How do you get people who are routinely inundated with information to be actively engaged in learning the facts about the world's most pressing problems? If you're the World Bank, you open your data sets on global development and make them freely available to all, and you launch a worldwide competition to create digital technology that communicates this data in interesting, interactive, and agile ways.
For its Apps for Development Competition, the World Bank asked software developers, practitioners, and organizations to use data made accessible through its Open Data Initiative, including World Development Indicators and Africa Development Indicators, along with Millennium Development Gotal (MDG) Indicators, to create software programs that raise awareness of and foster commitment to Millennium Development Goals.
World Bank Group President Robert B. Zoellick said of this initiative, "One of the reasons we threw open the doors to our data was that we recognized we don't have a monopoly on innovation. These apps clearly demonstrate how the software development community can harness technology to analyze and tackle some of the world's long-standing problems."
Winners of the World Bank competition were announced in a press release late last week, and we are happy to say that among them is the Foundation Center's International Project Funding: U.S. Foundations and the World Bank, which received the Large Organization Recognition Award. Congratulations to our colleagues for this wonderful recognition!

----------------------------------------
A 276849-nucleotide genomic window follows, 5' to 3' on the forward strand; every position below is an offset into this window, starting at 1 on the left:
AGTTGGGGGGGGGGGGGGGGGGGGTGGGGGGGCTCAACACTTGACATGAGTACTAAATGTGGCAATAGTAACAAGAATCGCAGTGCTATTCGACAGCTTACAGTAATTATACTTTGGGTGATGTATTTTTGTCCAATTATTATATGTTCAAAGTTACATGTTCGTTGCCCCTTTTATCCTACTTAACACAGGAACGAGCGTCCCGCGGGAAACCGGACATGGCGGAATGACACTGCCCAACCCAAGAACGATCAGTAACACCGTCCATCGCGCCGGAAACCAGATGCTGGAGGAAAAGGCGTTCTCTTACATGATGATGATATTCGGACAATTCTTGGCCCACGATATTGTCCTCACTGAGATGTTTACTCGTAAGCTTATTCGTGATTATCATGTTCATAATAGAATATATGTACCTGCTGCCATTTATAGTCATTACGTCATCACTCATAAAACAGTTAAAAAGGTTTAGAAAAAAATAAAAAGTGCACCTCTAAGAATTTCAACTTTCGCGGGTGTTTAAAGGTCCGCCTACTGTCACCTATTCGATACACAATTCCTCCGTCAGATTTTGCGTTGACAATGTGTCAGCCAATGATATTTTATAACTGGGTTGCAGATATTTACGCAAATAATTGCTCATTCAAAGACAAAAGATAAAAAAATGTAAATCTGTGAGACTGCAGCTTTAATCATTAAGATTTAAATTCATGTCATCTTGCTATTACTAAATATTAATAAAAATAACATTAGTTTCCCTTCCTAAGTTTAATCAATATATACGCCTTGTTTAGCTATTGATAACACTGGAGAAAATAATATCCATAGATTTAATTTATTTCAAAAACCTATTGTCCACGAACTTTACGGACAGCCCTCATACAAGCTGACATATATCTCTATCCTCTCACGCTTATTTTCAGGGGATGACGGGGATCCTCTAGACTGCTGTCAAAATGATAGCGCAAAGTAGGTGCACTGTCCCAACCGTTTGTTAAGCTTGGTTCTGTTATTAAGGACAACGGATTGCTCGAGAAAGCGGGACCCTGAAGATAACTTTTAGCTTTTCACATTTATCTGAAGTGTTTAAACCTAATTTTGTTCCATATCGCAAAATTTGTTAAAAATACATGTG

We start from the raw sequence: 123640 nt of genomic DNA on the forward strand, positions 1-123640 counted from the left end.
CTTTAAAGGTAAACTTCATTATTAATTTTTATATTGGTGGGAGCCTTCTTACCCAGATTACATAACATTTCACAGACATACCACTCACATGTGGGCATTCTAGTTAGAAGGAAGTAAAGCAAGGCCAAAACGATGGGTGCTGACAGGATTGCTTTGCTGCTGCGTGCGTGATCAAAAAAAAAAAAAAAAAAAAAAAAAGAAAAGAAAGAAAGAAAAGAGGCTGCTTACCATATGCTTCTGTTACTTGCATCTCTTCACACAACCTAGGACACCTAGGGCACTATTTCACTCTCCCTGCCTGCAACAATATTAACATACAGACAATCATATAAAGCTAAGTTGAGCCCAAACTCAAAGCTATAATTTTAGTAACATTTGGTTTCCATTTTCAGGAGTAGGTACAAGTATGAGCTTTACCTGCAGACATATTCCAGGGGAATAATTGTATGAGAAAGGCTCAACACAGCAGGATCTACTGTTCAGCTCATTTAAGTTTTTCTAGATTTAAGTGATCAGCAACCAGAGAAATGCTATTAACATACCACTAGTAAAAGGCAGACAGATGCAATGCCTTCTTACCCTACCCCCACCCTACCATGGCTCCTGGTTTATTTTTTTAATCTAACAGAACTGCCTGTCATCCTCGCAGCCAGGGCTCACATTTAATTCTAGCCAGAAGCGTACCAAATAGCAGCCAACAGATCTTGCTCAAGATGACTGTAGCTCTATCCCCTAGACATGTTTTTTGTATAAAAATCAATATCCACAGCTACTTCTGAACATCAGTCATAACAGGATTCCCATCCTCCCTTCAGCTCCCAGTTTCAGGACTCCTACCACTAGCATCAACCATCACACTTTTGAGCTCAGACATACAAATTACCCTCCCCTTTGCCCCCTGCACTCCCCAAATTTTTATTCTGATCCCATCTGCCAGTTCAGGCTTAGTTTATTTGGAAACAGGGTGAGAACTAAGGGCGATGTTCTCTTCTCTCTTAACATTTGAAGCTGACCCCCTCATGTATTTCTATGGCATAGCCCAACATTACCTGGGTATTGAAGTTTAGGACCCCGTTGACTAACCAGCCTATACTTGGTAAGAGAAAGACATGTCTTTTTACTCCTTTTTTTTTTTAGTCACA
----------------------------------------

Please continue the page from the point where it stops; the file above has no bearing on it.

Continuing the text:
The timelined mapping tool uses the Center's U.S. foundation grants data sets, along with MDG indicators and World Bank data sets, to show funding for agriculture, fishing, and forestry from U.S. foundations and the World Bank from 2001 to 2007 and to display the percentage of land in each country that is covered either by forests or farmland. Millennium Development Goals for Environmental Sustainability are closely aligned with funding for these types of projects. Funding in this map represents grants of at least $10,000 awarded by the largest U.S. foundations and loans from the World Bank approved between 2001-2007.
Users can operate a timeline to see changes in funding and land cover over time; they can layer U.S. foundation funding over World Bank support; and they can view specifics about funding and environmental sustainability for each country.